Two-thirds of primary head teachers have reported receiving insufficient funding to help pupils catch up in school following disruption caused by the coronavirus pandemic, according to a new survey.
The survey, by the Sutton Trust, has revealed that 68% of primary school senior leaders reported receiving insufficient catch-up funding this year.
While 51 reported they have had to cut teaching assistants.
Other cuts reported included 35% saying they had cut support staff, and 32% saying they had cut IT equipment.
The Government must make an enormous investment in education recovery so that all pupils are given a chance to succeed
Sir Peter Lampl
Secondary school heads reported being less affected, with 53% reporting that funding had been sufficient.
However, a significant number of secondary school heads reported making cuts, including 24% reporting cuts to teaching staff, 28% to assistants, and 31% to support staff (31%).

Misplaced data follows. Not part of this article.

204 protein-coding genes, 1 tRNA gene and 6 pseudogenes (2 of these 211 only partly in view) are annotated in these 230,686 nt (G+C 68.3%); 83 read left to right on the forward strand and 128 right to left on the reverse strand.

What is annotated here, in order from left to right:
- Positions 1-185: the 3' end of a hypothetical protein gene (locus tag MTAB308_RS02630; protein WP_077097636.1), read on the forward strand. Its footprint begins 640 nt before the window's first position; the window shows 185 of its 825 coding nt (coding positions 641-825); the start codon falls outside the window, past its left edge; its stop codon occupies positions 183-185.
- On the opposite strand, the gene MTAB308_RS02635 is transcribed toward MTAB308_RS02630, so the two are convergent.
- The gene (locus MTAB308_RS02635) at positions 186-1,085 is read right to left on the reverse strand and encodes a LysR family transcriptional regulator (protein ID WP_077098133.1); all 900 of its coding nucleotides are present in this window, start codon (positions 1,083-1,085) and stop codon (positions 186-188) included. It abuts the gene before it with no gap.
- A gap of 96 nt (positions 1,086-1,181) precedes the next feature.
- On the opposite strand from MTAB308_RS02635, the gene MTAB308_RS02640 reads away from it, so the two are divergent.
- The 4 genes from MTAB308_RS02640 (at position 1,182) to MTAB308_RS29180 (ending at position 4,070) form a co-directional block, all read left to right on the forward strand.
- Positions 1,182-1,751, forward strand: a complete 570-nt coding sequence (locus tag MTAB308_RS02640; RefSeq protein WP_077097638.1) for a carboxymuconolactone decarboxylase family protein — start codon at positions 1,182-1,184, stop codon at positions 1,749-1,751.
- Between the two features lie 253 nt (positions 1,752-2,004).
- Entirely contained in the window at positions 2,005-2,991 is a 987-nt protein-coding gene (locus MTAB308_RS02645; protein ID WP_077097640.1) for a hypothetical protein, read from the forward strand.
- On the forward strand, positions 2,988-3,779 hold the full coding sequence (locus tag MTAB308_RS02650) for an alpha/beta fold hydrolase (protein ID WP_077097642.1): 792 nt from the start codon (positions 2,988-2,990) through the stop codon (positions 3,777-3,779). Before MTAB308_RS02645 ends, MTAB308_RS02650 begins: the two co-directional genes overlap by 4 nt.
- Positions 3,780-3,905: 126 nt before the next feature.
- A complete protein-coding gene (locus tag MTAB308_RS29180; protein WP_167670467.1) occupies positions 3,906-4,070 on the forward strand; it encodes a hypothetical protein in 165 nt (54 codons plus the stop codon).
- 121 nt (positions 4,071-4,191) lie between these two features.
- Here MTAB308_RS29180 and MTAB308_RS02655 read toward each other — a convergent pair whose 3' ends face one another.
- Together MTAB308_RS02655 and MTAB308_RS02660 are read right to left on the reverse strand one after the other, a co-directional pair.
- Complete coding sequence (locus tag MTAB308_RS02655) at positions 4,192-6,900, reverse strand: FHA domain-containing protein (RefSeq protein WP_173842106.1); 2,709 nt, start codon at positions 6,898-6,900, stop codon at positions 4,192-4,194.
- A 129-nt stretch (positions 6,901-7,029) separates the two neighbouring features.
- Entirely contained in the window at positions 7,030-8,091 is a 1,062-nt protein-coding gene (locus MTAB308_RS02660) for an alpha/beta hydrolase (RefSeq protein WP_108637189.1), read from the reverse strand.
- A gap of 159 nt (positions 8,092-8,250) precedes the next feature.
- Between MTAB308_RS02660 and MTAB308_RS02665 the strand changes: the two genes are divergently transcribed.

The survey also found that 33% of school heads reported dipping into the pupil premium fund for poorer students to plug gaps in their general budget.
Sir Peter Lampl, founder and chairman of the Sutton Trust and chairman of the Education Endowment Foundation, said the survey results showed the “monumental challenges” facing schools as a result of the pandemic.
“Today’s polling shows that schools are facing monumental challenges as a result of the pandemic, with schools having to cut crucial staff and support for pupils,” he said.
“With all these ongoing pressures, dedicated funding for poorer pupils through the pupil premium is more crucial than ever. It’s a disgrace that a third of heads still report using pupil premium funding to plug budget gaps.
“The Government must make an enormous investment in education recovery so that all pupils are given a chance to succeed”.